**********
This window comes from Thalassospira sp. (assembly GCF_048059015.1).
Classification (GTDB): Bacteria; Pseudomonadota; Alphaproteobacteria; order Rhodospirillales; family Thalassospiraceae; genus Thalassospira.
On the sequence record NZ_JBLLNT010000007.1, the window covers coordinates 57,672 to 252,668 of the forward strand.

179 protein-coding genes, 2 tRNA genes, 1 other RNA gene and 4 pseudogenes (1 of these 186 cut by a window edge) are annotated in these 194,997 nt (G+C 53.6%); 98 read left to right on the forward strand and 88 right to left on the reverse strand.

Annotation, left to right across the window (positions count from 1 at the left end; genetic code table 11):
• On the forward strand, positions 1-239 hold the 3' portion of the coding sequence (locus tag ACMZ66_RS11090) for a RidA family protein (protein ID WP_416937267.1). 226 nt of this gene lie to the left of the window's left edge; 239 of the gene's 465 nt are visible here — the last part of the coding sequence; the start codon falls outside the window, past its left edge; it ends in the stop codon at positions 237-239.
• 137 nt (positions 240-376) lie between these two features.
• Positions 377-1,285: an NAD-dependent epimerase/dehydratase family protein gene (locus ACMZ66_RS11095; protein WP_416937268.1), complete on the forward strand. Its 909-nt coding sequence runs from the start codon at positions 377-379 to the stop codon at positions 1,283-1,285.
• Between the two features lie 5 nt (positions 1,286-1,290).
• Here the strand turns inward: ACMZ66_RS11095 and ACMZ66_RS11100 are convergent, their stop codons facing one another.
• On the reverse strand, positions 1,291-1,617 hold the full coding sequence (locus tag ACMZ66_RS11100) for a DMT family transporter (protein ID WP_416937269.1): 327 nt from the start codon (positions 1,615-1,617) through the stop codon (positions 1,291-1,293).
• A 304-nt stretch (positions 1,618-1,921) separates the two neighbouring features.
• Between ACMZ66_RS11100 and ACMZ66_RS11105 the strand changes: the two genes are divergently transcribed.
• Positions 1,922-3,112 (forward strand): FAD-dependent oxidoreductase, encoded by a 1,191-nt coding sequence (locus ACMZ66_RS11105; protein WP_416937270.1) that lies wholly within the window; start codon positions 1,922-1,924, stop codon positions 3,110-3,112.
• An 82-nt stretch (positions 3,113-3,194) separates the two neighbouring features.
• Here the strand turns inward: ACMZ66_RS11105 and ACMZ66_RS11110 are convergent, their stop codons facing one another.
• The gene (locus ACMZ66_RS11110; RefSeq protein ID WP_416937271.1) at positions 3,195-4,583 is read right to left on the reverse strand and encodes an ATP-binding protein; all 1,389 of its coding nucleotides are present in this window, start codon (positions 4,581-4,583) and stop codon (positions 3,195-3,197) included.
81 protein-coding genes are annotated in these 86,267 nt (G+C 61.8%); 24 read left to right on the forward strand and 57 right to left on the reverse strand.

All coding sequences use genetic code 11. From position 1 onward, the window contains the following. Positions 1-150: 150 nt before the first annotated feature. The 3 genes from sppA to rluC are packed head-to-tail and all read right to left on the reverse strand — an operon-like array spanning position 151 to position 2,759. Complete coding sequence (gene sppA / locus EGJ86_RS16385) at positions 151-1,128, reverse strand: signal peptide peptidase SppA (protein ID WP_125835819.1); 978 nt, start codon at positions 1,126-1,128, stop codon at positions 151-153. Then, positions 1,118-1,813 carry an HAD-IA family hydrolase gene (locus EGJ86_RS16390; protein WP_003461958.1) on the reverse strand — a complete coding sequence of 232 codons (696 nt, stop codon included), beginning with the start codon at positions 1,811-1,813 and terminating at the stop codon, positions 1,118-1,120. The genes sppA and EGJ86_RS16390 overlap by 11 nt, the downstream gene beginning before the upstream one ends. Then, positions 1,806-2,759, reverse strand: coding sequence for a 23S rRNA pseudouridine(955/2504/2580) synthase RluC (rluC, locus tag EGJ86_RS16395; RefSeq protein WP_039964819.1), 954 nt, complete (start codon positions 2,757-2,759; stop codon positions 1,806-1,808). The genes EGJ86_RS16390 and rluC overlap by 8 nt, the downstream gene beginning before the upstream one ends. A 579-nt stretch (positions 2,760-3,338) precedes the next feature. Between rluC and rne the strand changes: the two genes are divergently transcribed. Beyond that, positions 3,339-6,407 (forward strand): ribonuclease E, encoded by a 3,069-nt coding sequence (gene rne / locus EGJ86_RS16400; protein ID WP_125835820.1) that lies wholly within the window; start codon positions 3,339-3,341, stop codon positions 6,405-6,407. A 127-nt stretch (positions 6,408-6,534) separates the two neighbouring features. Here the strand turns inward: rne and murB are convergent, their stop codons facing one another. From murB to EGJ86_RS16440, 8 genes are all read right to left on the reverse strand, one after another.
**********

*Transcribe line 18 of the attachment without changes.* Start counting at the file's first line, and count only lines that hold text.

81 protein-coding genes are annotated in these 86,267 nt (G+C 61.8%); 24 read left to right on the forward strand and 57 right to left on the reverse strand.